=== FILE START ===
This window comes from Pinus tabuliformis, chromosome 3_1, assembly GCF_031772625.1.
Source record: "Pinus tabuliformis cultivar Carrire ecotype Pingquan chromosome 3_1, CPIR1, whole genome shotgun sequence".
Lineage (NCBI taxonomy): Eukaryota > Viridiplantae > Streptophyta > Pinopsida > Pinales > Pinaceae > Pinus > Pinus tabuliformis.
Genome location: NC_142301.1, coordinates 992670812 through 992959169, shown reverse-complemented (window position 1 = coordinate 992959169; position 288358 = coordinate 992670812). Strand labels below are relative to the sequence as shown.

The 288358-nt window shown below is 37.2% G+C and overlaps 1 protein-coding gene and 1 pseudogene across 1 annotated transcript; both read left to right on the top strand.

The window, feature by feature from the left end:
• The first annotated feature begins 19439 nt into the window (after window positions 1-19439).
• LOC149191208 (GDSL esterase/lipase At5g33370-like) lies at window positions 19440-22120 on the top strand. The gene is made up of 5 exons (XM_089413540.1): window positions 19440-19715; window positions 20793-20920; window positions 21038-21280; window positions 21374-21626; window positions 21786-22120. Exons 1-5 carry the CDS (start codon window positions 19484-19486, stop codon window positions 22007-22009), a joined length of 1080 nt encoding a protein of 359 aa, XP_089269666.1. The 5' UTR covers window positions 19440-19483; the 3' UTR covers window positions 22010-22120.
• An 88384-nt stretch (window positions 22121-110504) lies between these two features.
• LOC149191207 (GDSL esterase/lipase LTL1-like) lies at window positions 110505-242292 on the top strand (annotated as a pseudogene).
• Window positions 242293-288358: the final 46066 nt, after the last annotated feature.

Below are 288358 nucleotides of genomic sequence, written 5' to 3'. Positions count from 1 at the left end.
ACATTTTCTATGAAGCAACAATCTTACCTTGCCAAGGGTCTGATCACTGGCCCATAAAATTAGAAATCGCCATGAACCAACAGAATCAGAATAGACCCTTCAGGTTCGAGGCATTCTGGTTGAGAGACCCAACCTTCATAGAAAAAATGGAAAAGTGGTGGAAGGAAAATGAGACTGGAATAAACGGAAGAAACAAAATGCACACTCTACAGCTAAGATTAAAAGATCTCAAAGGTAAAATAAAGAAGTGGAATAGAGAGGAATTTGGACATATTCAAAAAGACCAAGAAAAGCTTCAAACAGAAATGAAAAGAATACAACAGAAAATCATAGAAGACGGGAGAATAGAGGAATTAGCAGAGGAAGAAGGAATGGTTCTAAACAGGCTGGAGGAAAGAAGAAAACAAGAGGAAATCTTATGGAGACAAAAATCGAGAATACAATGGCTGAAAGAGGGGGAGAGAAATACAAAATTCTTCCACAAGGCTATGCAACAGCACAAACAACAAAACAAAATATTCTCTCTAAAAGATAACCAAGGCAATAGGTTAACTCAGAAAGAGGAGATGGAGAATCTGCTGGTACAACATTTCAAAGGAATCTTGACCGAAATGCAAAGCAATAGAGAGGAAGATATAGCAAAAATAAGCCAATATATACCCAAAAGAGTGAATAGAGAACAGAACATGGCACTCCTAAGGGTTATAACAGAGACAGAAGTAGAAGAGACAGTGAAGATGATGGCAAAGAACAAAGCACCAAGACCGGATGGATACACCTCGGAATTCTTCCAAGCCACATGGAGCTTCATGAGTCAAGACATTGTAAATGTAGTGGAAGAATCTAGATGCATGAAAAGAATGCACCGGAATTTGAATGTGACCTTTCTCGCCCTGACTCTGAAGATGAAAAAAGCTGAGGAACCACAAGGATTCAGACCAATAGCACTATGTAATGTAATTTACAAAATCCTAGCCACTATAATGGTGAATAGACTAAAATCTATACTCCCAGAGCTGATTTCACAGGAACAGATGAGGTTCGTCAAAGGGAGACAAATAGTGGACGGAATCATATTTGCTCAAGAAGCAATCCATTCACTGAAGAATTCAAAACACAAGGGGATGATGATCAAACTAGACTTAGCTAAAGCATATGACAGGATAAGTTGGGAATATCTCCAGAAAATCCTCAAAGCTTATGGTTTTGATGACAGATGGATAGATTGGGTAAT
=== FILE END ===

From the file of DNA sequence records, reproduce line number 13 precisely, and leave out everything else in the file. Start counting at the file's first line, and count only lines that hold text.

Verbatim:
ACATTTTCTATGAAGCAACAATCTTACCTTGCCAAGGGTCTGATCACTGGCCCATAAAATTAGAAATCGCCATGAACCAACAGAATCAGAATAGACCCTTCAGGTTCGAGGCATTCTGGTTGAGAGACCCAACCTTCATAGAAAAAATGGAAAAGTGGTGGAAGGAAAATGAGACTGGAATAAACGGAAGAAACAAAATGCACACTCTACAGCTAAGATTAAAAGATCTCAAAGGTAAAATAAAGAAGTGGAATAGAGAGGAATTTGGACATATTCAAAAAGACCAAGAAAAGCTTCAAACAGAAATGAAAAGAATACAACAGAAAATCATAGAAGACGGGAGAATAGAGGAATTAGCAGAGGAAGAAGGAATGGTTCTAAACAGGCTGGAGGAAAGAAGAAAACAAGAGGAAATCTTATGGAGACAAAAATCGAGAATACAATGGCTGAAAGAGGGGGAGAGAAATACAAAATTCTTCCACAAGGCTATGCAACAGCACAAACAACAAAACAAAATATTCTCTCTAAAAGATAACCAAGGCAATAGGTTAACTCAGAAAGAGGAGATGGAGAATCTGCTGGTACAACATTTCAAAGGAATCTTGACCGAAATGCAAAGCAATAGAGAGGAAGATATAGCAAAAATAAGCCAATATATACCCAAAAGAGTGAATAGAGAACAGAACATGGCACTCCTAAGGGTTATAACAGAGACAGAAGTAGAAGAGACAGTGAAGATGATGGCAAAGAACAAAGCACCAAGACCGGATGGATACACCTCGGAATTCTTCCAAGCCACATGGAGCTTCATGAGTCAAGACATTGTAAATGTAGTGGAAGAATCTAGATGCATGAAAAGAATGCACCGGAATTTGAATGTGACCTTTCTCGCCCTGACTCTGAAGATGAAAAAAGCTGAGGAACCACAAGGATTCAGACCAATAGCACTATGTAATGTAATTTACAAAATCCTAGCCACTATAATGGTGAATAGACTAAAATCTATACTCCCAGAGCTGATTTCACAGGAACAGATGAGGTTCGTCAAAGGGAGACAAATAGTGGACGGAATCATATTTGCTCAAGAAGCAATCCATTCACTGAAGAATTCAAAACACAAGGGGATGATGATCAAACTAGACTTAGCTAAAGCATATGACAGGATAAGTTGGGAATATCTCCAGAAAATCCTCAAAGCTTATGGTTTTGATGACAGATGGATAGATTGGGTAAT